I’m a no-makeup mum, but I never imagined I would be

by | Jun 4, 2018

I rarely wear makeup these days, but I would never have believed I’d be a no makeup mum. There was a time when I wouldn’t be caught dead without makeup on. From the minute I was allowed to wear mascara to school in Year 9, I would paint and shade my face into a enhanced, better-than-me mask. Going out, I would pile it on. For over 10 years I did a full face of makeup every single day. To hide my freckles, to make my eyes brighter, to puff my lips, to draw on eyebrows, to lift my cheeks. I was a razzle-dazzle beauty queen.

And the whole time, I felt unattractive, uninteresting and unworthy.

I went travelling in my late twenties and packed an overflowing bag of cosmetics into my backpack. Somewhere between Rome and Ravello, I ditched it. I was too busy feeling the sun on my beautiful, fresh, happy face to bother with my mask. I learned not to worry about the pimples and imperfections. I learned not to care about hiding the way I really looked and to just be proud and carefree to be me.

Over the years, and especially since becoming a mum, I have worn make up less and less. I still enjoy prettying up for a big night out and I actually love applying makeup and experimenting – or special occasions, it’s magical stuff – but, in general, it’s rare for me to ever worry about it.

I just don’t make the time for it anymore. We all know that you can’t fit everything in when you’re a mum, and makeup is something that I just haven’t bothered to schedule into our busy mornings. I know it only takes 10 minutes or so to ‘put a face on’, but that’s 10 minutes I’d rather spend doing something else. Like sleeping.

I know it only takes 10 minutes or so to ‘put a face on’, but that’s 10 minutes I’d rather spend doing something else.

There’s such a lot of pressure on us mums to be all the things. Being a good mum isn’t enough – apparently, you have to look good while you’re doing good. What’s worse, looking good these days demands that a woman wear makeup. You can be well-groomed and cared for, but if you are bare-faced, you don’t look ‘finished’ anymore. People don’t see you as putting in enough effort or caring enough about your appearance. These days, it seems you have to wear makeup to be considered a ‘real woman’.

I guess I just refuse to subscribe to that theory. My kids think I’m gorgeous whether I’m all dolled up for a night out or whether I’m fresh-faced out of bed. Lucky for me, my husband feels the same. I’ll be honest and say that if Bart ever told me that he prefers it when I wear makeup or wished that I wore it more, I probably would. He’s really the only person in the world I feel I need to be attractive for, so I’m happy to cater to his individual preference. So far, though, he’s been completely neutral about the makeup thing. He loves it when I wear it, he loves it when I don’t.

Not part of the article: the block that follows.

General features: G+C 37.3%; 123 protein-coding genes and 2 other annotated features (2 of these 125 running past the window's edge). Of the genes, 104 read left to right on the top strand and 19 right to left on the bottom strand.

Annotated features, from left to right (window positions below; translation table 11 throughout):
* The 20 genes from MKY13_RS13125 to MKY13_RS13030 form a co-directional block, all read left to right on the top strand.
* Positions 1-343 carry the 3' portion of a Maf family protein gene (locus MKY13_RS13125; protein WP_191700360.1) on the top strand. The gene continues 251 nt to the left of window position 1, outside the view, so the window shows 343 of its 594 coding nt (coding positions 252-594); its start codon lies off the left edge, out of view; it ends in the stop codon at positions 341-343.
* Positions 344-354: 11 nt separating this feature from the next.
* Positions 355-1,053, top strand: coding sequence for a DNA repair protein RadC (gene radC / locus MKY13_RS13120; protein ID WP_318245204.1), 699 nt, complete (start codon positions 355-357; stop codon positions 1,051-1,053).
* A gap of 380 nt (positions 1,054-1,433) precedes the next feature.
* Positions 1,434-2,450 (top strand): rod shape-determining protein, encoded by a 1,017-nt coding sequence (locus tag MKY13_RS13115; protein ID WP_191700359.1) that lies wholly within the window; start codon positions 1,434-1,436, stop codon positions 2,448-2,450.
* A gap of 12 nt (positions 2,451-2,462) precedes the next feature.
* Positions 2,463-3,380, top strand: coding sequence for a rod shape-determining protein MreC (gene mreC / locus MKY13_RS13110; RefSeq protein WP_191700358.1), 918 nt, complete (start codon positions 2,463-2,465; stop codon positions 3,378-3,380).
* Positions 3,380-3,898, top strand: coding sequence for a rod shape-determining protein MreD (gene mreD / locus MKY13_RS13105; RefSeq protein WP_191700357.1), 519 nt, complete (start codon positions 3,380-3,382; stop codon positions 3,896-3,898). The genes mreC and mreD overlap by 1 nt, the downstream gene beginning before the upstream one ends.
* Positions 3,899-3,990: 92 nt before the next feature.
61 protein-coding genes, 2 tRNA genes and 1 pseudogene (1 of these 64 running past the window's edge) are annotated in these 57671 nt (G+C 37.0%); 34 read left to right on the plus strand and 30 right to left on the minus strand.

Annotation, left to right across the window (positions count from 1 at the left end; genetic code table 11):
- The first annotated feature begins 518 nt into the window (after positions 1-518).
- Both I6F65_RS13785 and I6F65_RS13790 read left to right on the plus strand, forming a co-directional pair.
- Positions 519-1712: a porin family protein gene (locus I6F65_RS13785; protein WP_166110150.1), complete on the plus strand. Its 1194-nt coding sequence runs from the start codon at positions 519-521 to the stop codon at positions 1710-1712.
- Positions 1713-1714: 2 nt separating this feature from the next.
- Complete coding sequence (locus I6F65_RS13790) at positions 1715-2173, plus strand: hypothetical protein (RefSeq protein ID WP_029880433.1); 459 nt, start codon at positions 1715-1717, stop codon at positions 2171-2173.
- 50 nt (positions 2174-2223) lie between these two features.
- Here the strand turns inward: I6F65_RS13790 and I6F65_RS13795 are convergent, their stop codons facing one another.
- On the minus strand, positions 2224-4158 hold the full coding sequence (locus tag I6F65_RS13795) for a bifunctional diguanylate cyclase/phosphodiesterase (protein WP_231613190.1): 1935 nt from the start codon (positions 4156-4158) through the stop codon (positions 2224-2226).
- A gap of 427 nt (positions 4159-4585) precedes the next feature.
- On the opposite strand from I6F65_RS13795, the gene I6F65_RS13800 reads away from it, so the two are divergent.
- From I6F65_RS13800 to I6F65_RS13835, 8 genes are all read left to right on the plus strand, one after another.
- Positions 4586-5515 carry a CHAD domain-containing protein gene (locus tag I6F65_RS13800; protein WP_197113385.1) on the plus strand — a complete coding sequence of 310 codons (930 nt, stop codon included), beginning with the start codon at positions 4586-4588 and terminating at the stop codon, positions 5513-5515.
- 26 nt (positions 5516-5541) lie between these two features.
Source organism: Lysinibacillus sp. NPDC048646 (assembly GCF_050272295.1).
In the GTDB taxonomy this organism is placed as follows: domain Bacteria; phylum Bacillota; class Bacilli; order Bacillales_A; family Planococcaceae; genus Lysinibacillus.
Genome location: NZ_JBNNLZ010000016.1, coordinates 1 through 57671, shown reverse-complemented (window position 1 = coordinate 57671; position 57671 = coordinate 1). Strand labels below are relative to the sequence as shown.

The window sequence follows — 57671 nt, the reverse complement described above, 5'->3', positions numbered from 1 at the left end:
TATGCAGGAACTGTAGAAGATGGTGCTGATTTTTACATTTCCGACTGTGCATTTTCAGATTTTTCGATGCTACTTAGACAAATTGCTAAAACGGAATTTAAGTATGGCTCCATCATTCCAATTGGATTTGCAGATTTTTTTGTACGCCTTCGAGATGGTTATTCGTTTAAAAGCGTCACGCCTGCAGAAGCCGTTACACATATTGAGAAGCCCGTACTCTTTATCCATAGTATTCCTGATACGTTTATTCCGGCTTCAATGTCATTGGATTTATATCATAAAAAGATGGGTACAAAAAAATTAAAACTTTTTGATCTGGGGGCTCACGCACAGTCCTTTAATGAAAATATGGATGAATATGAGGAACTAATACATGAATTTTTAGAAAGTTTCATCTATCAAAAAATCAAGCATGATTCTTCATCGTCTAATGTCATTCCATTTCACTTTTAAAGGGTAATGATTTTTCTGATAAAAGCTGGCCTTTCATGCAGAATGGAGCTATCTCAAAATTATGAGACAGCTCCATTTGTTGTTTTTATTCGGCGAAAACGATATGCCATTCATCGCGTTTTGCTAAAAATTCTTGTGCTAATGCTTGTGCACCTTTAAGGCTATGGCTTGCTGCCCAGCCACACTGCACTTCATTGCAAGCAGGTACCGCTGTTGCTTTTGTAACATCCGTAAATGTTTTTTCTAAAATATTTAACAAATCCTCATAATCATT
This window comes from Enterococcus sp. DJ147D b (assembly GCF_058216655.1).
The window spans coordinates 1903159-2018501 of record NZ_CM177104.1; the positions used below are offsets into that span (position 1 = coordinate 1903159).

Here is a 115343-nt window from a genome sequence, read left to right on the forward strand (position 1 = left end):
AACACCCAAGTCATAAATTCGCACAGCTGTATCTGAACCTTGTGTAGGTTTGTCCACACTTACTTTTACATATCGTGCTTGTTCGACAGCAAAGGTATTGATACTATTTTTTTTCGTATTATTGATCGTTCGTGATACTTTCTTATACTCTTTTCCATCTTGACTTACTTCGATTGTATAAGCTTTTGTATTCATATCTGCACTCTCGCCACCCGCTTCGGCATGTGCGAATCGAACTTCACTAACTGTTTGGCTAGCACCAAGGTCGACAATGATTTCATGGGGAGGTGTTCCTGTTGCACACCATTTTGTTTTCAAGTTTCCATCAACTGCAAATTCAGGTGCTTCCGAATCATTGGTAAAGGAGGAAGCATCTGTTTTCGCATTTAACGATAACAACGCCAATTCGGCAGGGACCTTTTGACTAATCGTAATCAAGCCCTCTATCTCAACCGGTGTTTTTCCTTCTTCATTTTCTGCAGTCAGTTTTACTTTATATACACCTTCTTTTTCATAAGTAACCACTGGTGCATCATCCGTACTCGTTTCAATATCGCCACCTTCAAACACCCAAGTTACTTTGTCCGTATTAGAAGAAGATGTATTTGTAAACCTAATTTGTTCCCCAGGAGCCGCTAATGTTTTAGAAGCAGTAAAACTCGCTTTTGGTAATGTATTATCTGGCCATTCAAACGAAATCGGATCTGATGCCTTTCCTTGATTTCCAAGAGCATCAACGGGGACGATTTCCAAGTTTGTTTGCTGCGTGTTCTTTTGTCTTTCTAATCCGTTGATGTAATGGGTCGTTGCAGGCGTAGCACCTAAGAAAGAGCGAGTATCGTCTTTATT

He loves it when I wear it, he loves it when I don’t.

I wonder how many women continue to feel like they have to wear makeup because they feel like their partner prefers it. Is that true for you? Do you think more women would stop wearing it if they felt like they wouldn’t be judged or looked down on?  Or do you simply enjoy the creativity and fun of using makeup?

I do feel like some people judge me harshly for being barefaced in public. There’s a feeling that I’ve somehow ‘let myself go’ and I do wonder if that’s aging somehow. Lately I’ve been wondering if I should take up the makeup brushes again, because people may say that I’m unpolished, unprofessional and ungroomed.

They may say that I’m unattractive, uninteresting and unworthy.

But I say, I am beautiful, fresh and happy in the naked skin I’m in. So I’ll stay a no makeup mum for now.

Do you wear makeup a lot?

Written by Bron Maxabella

Bron is the founder of Mumlyfe and is so happy to welcome you here. Bron has been writing in the Australian parenting space as Maxabella for more than seven years and is mum to three mostly happy kids and wife to one mostly happy husband. Mostly happy is a win, right?

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  1. Kim-Marie

    Every day. Because I enjoy it. Always have, always will.

    Some days more; some days less.

    I don’t judge people for not wearing it; or for wearing a tonne of it. Their face, their choice.

    • Maxabella

      I don’t judge either. I’ve been an all-in and an all-out woman, so I say to each their own.


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